Eating disorders go beyond dieting. They are mental health conditions that manifest themselves in severe unhealthy eating habits. Eating disorders may begin with an obsession with one’s appearance, weight or food.
Causes of eating disorders
Professionals have found that eating disorders are complex mental health conditions developed from a variety of factors – social, psychological and environmental.
An individual’s personality traits could be a potential cause. Characteristics such as perfectionism, neuroticism and impulsivity are typically associated with a higher risk of developing an eating disorder.
Societal or cultural pressures to look a certain way could also cause an individual to develop an eating disorder in order to fit that mould. Negative comments about one’s appearance made by family members or peers and seeing photographs of perfectly posed models or celebrities on social media platforms can cause an individual to develop low self-esteem and compare their appearance to others. This unhealthy comparison can result in individuals yearning for a certain type of physique, typically slim and lean, thus increasing the risk of developing an eating disorder.
Types of eating disorders and their symptoms
Here are some of the common types of eating disorders and their symptoms explained. An individual who has been diagnosed with an eating disorder may suffer from more than one type of eating disorder.
1. Anorexia nervosa
Anorexia nervosa typically develops during young adulthood or one’s adolescence and tends to affect more women than men. It is characterised by the total or partial abstinence from food and encompasses behaviours such as dieting, an unhealthy preoccupation with exercise and sometimes purging through self-induced vomiting.
Individuals who suffer from anorexia nervosa often have body dysmorphic disorder as well, and tend to see themselves as overweight even when they are not. Some of the common symptoms of anorexia nervosa include:
- Constantly expressing disdain for their body
- Restricted eating patterns
- An intense fear of gaining weight (for example, excessively counting the calories consumed)
- A distorted body image, including the denial of being underweight
- Excessive exercise in a relentless pursuit of thinness
- Purging through self-induced vomiting
- Laxative abuse
Over time, when left untreated, anorexia nervosa can be damaging for one’s body. An individual suffering from anorexia nervosa may experience brittle nails and hair, thinning of bones and even heart or multi-organ failure in severe cases.
2. Bulimia nervosa
Bulimia nervosa is often associated with binge eating disorder. Those who suffer from bulimia nervosa tend to have frequent and recurring episodes of binge eating followed by fasting, purging or excessive exercise thereafter. These binge eating episodes generally happen in a short period of time and are emotionally-induced. They commonly occur with foods the individual would typically avoid. Purging arises due to the guilt and shame from overeating or to compensate for the calories consumed.
Common symptoms of bulimia nervosa include:
- Frequent episodes of binge eating and purging behaviours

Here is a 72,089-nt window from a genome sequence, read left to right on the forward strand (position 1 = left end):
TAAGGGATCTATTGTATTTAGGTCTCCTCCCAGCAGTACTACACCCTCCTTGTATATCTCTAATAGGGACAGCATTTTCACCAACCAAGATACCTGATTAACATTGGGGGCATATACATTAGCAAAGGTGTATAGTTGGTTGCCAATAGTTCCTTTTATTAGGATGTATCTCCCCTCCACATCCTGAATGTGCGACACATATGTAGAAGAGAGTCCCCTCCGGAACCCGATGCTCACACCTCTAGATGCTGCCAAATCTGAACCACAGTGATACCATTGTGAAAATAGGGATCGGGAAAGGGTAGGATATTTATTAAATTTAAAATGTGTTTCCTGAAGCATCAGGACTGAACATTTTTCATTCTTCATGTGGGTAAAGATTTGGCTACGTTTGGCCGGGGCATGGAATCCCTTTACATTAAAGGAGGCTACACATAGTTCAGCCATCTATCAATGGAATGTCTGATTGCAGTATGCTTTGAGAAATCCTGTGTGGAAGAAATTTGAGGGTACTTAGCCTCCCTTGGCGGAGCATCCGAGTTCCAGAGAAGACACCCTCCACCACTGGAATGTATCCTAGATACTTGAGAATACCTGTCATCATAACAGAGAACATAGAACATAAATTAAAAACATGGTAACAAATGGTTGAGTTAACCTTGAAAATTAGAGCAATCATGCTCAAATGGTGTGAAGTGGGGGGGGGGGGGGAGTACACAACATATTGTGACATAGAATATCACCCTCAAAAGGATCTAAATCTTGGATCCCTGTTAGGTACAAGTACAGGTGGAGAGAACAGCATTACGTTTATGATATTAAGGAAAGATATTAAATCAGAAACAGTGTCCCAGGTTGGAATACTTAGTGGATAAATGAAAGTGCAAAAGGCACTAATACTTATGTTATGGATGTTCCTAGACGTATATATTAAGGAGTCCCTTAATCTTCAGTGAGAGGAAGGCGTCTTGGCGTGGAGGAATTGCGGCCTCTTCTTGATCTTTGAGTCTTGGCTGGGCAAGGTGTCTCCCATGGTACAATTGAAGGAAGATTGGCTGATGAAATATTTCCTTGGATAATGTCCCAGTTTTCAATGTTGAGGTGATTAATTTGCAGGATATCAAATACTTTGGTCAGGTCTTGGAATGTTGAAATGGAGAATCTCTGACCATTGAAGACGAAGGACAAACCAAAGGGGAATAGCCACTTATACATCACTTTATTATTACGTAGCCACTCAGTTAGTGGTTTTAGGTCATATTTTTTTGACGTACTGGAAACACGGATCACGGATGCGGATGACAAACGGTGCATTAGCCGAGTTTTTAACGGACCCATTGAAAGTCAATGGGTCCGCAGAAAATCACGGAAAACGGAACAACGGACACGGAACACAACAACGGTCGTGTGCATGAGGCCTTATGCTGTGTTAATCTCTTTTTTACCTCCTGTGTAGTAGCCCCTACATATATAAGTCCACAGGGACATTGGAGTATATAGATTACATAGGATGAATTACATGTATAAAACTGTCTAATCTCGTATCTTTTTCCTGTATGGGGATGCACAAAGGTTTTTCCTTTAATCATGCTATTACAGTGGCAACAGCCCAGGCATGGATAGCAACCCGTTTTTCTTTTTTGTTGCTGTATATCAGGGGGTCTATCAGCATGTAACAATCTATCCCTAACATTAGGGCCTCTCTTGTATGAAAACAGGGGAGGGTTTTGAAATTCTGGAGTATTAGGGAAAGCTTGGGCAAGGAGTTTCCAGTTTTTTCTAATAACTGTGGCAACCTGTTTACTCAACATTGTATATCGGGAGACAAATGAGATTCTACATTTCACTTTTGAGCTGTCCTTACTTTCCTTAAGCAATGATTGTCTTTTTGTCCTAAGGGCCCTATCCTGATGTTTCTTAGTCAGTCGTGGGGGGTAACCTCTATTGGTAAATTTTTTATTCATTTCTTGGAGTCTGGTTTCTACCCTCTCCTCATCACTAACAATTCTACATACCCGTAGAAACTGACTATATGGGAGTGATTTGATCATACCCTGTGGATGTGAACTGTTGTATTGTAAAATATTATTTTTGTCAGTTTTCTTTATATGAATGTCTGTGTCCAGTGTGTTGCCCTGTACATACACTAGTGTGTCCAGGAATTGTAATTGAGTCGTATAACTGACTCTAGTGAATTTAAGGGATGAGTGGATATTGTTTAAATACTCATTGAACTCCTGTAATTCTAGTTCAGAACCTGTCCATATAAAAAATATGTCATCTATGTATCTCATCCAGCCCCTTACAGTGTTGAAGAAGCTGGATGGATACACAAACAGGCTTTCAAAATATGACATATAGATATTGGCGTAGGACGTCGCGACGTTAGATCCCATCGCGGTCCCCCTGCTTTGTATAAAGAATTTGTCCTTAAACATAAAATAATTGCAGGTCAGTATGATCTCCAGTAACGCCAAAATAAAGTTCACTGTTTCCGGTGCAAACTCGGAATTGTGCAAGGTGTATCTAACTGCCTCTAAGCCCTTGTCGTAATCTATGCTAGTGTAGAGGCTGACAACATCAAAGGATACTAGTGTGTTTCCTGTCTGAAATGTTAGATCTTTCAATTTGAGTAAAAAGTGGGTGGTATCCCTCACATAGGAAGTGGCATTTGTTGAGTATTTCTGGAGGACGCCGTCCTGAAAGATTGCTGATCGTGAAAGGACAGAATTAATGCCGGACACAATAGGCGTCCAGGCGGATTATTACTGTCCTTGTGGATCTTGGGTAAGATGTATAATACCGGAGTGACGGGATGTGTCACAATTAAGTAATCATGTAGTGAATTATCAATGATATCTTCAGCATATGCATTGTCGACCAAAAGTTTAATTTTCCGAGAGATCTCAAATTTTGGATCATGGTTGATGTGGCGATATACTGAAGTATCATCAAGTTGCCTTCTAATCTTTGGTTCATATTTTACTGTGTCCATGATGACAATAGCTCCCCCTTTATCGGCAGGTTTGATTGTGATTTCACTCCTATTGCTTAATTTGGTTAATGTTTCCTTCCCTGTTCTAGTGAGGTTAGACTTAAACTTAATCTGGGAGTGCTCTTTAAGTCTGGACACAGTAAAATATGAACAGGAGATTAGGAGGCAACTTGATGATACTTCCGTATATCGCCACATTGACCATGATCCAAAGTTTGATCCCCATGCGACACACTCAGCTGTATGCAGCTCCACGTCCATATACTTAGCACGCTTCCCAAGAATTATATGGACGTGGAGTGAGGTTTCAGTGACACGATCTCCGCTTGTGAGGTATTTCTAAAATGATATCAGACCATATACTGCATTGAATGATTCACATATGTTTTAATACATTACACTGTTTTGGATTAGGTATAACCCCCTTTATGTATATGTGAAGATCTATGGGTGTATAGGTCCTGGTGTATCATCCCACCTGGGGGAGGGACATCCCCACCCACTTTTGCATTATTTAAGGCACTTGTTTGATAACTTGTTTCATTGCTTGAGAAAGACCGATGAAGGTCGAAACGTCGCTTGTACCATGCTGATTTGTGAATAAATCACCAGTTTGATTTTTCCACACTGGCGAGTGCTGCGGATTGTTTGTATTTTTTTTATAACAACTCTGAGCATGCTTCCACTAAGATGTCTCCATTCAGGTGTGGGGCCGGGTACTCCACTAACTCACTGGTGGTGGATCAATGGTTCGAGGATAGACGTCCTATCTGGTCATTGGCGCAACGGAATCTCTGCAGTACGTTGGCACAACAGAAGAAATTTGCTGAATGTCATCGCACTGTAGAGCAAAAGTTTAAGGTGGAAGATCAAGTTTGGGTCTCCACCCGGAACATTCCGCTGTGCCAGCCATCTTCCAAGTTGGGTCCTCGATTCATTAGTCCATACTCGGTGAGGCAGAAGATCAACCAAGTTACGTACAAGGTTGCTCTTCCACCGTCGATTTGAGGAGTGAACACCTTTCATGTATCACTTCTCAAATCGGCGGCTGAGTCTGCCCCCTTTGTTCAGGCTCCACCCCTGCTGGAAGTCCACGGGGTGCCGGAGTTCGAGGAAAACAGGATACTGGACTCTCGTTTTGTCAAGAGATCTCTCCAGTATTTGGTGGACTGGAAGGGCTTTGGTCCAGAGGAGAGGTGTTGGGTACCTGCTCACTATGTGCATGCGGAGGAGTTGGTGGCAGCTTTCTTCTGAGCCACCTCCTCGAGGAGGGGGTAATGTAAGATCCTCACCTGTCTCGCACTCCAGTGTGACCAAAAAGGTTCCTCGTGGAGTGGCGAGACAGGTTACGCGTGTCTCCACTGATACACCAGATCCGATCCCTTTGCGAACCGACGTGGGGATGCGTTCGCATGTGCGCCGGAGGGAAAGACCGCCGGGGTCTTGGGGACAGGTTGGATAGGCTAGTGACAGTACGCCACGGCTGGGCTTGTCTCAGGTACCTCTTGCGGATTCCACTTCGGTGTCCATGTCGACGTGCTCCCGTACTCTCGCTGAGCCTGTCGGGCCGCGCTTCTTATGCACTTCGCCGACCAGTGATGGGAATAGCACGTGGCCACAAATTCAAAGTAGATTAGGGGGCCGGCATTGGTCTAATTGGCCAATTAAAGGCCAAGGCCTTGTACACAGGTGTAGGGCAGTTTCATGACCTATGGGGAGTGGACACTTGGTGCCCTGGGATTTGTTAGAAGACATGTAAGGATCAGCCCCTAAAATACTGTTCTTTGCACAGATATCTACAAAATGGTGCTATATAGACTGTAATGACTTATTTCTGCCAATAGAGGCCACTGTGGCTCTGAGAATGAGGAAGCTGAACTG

- An intense fear of gaining weight
- Overthinking about their appearance, weight and body shape
- A self-esteem overly influenced by their appearance
Bulimia nervosa can result in health conditions such as an inflamed throat, swollen salivary glands, acid reflux, dehydration and irritation of the gut. It can also create an imbalance of electrolytes in one’s body, which could cause a heart attack of stroke.
3. Binge eating disorder
Binge eating disorder involves eating unusually large amounts of food in a short period of time, with no compensatory behaviour (such as purging or extreme weight loss strategies) after. Binge eating is typically triggered by an emotional event that causes the individual to turn to food for comfort. They would often feel ashamed, guilty and distressed after binging. Some may even develop depression from these extreme feelings of guilt and self-loathing.
Symptoms of binge eating disorder may include:
- Eating large amounts of food rapidly despite not feeling hungry
- Continuous weight gain
- Feeling intense satisfaction and a lack of control during the episode of binge eating, followed by feelings of shame, disgust and guilt after
- Binge eating in secret
- No use of purging behaviours to compensate for binge eating
Individuals with binge eating disorder have a higher risk of developing obesity. This may increase the risk of heart diseases and diabetes which are linked to excess weight.
No matter the type of eating disorder, they are complex mental health conditions that typically require treatment to overcome. When left untreated, they can be damaging to the body and may even increase the risk of developing other medical complications.
If you or someone you know has an eating disorder and would like to seek help, our professional psychotherapist at Emotional Wellness can help you out. We provide professional therapy and counselling services in Singapore. In a cosy and relaxed setting, our psychotherapist will adopt a range of integrative counselling and psychotherapy techniques such as schema therapy, gestalt therapy, eye movement desensitisation and reprocessing (EMDR) and more to help free you from emotional distress.
Fix an appointment with us today — we can help you get to the root of your eating disorder and help you overcome it.